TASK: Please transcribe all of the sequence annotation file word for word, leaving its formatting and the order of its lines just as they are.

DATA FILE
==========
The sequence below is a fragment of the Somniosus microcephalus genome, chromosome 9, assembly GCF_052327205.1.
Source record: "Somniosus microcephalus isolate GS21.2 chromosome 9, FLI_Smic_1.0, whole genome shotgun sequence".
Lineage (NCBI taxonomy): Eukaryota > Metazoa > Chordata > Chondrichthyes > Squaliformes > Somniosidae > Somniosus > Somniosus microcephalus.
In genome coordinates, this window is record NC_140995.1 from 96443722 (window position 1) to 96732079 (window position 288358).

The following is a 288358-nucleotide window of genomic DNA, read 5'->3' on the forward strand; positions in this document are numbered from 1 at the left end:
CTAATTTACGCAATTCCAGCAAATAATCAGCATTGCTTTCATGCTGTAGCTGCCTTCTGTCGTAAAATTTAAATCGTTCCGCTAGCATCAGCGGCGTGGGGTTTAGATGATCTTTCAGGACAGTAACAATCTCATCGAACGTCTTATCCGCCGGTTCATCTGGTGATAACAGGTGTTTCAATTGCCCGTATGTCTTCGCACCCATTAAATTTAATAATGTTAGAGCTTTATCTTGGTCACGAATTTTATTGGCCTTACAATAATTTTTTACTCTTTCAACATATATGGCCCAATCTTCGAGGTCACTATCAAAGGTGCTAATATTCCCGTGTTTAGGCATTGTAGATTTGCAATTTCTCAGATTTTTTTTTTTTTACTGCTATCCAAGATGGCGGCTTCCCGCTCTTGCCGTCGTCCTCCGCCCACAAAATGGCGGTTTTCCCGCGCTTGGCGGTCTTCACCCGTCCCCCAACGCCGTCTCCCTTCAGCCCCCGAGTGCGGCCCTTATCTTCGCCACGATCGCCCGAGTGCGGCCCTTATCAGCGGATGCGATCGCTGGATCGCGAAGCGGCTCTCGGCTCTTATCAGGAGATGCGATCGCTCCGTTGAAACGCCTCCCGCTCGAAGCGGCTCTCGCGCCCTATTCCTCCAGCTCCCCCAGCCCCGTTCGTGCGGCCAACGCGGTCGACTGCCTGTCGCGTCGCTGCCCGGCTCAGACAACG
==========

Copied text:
The sequence below is a fragment of the Somniosus microcephalus genome, chromosome 9, assembly GCF_052327205.1.
Source record: "Somniosus microcephalus isolate GS21.2 chromosome 9, FLI_Smic_1.0, whole genome shotgun sequence".
Lineage (NCBI taxonomy): Eukaryota > Metazoa > Chordata > Chondrichthyes > Squaliformes > Somniosidae > Somniosus > Somniosus microcephalus.
In genome coordinates, this window is record NC_140995.1 from 96443722 (window position 1) to 96732079 (window position 288358).

The following is a 288358-nucleotide window of genomic DNA, read 5'->3' on the forward strand; positions in this document are numbered from 1 at the left end:
CTAATTTACGCAATTCCAGCAAATAATCAGCATTGCTTTCATGCTGTAGCTGCCTTCTGTCGTAAAATTTAAATCGTTCCGCTAGCATCAGCGGCGTGGGGTTTAGATGATCTTTCAGGACAGTAACAATCTCATCGAACGTCTTATCCGCCGGTTCATCTGGTGATAACAGGTGTTTCAATTGCCCGTATGTCTTCGCACCCATTAAATTTAATAATGTTAGAGCTTTATCTTGGTCACGAATTTTATTGGCCTTACAATAATTTTTTACTCTTTCAACATATATGGCCCAATCTTCGAGGTCACTATCAAAGGTGCTAATATTCCCGTGTTTAGGCATTGTAGATTTGCAATTTCTCAGATTTTTTTTTTTTTACTGCTATCCAAGATGGCGGCTTCCCGCTCTTGCCGTCGTCCTCCGCCCACAAAATGGCGGTTTTCCCGCGCTTGGCGGTCTTCACCCGTCCCCCAACGCCGTCTCCCTTCAGCCCCCGAGTGCGGCCCTTATCTTCGCCACGATCGCCCGAGTGCGGCCCTTATCAGCGGATGCGATCGCTGGATCGCGAAGCGGCTCTCGGCTCTTATCAGGAGATGCGATCGCTCCGTTGAAACGCCTCCCGCTCGAAGCGGCTCTCGCGCCCTATTCCTCCAGCTCCCCCAGCCCCGTTCGTGCGGCCAACGCGGTCGACTGCCTGTCGCGTCGCTGCCCGGCTCAGACAACG